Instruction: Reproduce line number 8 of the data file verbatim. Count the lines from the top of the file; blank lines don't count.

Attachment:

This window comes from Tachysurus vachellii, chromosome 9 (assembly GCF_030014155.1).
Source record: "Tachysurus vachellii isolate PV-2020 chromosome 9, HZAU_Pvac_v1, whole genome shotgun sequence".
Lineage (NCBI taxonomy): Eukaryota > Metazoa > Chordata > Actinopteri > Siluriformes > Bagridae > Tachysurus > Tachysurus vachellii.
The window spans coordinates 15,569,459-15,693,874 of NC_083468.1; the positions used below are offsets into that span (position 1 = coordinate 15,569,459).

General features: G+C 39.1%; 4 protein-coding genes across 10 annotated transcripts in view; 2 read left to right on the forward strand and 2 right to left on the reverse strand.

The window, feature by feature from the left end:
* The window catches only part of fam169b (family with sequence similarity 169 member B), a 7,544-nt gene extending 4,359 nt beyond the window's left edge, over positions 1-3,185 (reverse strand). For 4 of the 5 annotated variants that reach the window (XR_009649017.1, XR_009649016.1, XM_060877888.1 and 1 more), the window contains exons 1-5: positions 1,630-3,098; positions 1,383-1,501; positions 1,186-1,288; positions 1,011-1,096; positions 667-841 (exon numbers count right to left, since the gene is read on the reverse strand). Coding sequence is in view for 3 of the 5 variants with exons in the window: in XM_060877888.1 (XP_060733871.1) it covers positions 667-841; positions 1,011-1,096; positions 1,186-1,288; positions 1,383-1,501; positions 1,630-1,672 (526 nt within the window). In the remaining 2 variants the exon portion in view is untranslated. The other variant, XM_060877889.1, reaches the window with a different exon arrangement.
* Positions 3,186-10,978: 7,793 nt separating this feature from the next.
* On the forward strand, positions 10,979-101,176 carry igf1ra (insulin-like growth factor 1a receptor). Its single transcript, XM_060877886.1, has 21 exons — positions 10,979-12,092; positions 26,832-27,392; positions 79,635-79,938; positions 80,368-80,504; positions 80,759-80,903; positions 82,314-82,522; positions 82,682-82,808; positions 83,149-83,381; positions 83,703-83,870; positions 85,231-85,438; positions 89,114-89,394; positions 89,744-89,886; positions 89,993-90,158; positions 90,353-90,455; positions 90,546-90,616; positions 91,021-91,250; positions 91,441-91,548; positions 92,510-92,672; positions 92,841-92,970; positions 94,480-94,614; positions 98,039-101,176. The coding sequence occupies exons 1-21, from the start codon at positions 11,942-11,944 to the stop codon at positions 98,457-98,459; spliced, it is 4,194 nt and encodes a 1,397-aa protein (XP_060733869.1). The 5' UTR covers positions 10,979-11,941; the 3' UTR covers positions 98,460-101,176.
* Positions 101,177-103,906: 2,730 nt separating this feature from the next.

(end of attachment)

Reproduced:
* Positions 3,186-10,978: 7,793 nt separating this feature from the next.